The Bechdel test is a simple but effective way of assessing the feminist qualities of a film, and how women are represented. The test was introduced by Alison Bechdel in 1985, in a comic strip called ‘The Rule’. The test asks three simple questions of a film:
1) Are there more than two (named) female characters in the film?
2) Do they interact with each other?
3) If they do, do they talk about something other than a man?
If the answer to any of the questions is no, it does not pass the test. Despite women making up 51 per cent of the population, and (one assumes) spending a large amount of the time between birth and death watching films and talking to other women about subjects other than men, the number of films that pass this test is consistently and disappointingly low. Whilst the Bechdel test is a relatively crude measurement for gender equality, it is indicative of a real problem in the film industry; a total lack of diverse, relevant, intelligent or well-developed female characters. Female characters in films are far more likely to be poorly developed, or exist simply as a prop for male characters. As an exasperated Miranda asks in the Sex and The City series: “How does it happen that four smart women have nothing to talk about but boyfriends?”
One explanation, or perhaps a symptom, of this lack of (decent) female representation is the minute proportion of the filmmaking industry occupied by female directors, producers and writers. One piece of research conducted by Stacy Smith investigates the gender roles of speaking characters in top-grossing films, and how it relates to women’s position behind the camera. She concludes that females are ‘grossly underrepresented’ in films, holding just 28.4 per cent of speaking roles. She also found that women accounted for 4.1 per cent of directors, 12.2 per cent of writers and 20 per cent of producers. Most importantly, those films that were directed, written or produced by women are more likely to pass the Bechdel test, have more (and more diverse) female characters, and are less likely to contain sexualised female characters. It seems obvious even from these figures, that a way to diversify female representation on screen is to ensure more gender balance behind the scenes.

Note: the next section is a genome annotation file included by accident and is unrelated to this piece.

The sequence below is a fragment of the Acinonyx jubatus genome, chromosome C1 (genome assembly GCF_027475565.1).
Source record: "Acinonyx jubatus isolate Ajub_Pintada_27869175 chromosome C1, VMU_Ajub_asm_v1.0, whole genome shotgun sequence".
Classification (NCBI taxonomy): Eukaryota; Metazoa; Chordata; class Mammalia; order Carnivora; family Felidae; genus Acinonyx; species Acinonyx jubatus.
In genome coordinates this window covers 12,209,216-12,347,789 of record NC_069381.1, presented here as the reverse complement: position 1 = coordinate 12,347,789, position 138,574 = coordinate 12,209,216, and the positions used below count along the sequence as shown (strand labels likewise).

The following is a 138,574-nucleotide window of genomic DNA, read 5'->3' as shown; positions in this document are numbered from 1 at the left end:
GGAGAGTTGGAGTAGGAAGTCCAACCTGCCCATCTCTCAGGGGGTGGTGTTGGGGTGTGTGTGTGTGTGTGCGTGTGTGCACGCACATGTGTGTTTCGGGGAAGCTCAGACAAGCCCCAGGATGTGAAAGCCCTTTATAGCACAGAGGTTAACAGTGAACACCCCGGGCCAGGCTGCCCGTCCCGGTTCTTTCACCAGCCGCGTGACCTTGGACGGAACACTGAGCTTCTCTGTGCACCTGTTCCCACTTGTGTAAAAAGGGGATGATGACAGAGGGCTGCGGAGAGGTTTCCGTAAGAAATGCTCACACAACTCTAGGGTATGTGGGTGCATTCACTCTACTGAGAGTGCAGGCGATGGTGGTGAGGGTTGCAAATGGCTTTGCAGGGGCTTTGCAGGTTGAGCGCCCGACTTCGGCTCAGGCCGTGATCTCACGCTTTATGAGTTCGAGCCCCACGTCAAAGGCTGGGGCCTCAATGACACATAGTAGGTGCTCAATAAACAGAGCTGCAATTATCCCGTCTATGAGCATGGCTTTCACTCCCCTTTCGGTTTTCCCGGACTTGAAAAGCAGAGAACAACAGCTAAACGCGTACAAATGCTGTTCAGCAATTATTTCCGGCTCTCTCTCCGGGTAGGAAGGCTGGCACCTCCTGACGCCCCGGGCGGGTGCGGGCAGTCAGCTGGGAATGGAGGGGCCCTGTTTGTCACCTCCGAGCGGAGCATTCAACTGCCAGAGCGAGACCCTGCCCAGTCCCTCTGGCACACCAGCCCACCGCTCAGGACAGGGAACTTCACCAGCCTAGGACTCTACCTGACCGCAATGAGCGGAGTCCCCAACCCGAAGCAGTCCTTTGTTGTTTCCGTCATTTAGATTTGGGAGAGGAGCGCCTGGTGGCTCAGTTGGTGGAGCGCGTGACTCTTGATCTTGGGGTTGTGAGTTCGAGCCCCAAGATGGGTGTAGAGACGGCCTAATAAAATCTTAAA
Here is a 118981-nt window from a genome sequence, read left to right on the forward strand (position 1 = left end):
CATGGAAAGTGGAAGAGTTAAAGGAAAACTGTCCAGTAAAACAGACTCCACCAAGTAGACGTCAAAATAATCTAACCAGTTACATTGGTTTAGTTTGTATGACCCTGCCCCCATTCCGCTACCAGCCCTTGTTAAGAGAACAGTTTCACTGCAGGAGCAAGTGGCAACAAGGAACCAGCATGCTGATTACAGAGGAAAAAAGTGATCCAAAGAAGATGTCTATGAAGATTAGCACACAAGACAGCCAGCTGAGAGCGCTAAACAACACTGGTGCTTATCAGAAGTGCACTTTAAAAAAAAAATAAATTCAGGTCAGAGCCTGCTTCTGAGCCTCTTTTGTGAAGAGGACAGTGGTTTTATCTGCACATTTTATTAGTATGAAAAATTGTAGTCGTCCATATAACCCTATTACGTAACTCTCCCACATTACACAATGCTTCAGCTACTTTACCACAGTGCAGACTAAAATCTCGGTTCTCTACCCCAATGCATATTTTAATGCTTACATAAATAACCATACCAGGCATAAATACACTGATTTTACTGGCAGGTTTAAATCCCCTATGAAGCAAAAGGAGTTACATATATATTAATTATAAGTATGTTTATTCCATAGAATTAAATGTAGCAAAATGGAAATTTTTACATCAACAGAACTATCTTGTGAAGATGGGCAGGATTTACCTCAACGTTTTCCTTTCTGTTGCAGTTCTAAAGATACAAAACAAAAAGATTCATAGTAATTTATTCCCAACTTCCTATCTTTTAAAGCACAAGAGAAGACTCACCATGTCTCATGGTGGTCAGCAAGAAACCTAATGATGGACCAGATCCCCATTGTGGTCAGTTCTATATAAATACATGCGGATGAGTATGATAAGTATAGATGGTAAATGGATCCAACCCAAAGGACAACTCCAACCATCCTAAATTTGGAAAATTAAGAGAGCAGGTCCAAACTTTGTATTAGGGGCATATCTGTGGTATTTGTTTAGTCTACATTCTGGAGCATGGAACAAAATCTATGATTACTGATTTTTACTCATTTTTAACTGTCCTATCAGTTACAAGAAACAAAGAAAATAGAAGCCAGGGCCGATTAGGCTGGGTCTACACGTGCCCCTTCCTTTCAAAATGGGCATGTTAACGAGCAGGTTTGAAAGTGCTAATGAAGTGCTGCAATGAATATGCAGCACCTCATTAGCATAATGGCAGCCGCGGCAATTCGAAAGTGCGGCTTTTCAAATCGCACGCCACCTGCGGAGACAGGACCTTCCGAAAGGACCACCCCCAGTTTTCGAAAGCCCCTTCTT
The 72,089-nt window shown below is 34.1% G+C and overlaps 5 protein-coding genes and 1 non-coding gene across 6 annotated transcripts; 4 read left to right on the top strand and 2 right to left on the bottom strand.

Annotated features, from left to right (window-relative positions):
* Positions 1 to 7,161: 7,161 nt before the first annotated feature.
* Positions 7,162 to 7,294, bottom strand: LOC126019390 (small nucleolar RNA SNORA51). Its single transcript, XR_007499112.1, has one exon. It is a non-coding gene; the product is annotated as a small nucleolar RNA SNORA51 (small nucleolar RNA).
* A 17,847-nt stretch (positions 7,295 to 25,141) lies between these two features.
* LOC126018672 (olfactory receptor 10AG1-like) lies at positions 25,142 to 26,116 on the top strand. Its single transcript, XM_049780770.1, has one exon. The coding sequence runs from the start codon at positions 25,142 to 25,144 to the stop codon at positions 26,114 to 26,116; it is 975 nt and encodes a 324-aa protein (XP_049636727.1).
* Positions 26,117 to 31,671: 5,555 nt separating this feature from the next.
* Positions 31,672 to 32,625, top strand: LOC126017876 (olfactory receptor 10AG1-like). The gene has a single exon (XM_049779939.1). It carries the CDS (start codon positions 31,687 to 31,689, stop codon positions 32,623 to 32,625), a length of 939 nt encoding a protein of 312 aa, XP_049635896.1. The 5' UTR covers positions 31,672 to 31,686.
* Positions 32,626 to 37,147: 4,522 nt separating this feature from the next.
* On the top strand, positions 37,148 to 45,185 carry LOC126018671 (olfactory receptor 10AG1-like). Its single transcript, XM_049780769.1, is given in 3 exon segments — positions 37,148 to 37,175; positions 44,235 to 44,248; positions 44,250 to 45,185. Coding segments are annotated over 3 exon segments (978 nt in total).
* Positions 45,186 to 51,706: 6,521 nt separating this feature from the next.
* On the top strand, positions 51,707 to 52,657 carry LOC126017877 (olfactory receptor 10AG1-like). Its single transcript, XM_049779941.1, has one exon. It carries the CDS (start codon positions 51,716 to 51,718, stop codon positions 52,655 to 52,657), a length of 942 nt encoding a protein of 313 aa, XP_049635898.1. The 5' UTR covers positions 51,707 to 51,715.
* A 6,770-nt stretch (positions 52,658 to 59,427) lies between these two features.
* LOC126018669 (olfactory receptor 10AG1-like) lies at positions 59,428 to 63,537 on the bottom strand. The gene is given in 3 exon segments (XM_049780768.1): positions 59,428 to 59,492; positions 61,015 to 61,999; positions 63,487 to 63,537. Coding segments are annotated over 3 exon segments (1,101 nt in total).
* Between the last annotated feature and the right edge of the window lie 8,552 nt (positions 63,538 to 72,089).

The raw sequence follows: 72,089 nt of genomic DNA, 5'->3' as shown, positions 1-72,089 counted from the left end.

In taking the Bechdel test one step further, it has been suggested that if the third rule was expanded to ask if the female characters talk about something other than a man, marriage or babies, the number of films that pass it falls even lower. Feminist media studies scholars such Ros Gill and Angela McRobbie have long pointed to this: a significant proportion of media and advertising perpetuates the message that everything women do is geared towards what they can buy, own or consume, in the pursuit of either men or having children. In this sense the representation in film is only the tip of the iceberg, and there is a wider issue with how women are represented: either as sex objects, (future) wives, or (future) mothers. These representations are not neutral, and are in many cases representative of wider social norms and cultural discourses.
In writing this piece I had a long discussion with a female friend, who disagreed with the premise of the Bechdel test, on the grounds that it was unrealistic. Women do, she argued, talk about men and babies. Everything in our lives is geared towards it. In this way then, the representation becomes a self-fulfilling prophecy – presenting women as one-dimensional and failing to offer a greater range of female characters. An excellent example of this can be found here. This raises the question; to what extent does real-life pass the Bechdel test? Are women’s relationships mediated or sustained by discussion about men, or related issues? If the spirit of the Bechdel test is expanded even further, to what extent is everything women do geared towards men or babies?
References and further reading/watching
The Bechdel Test: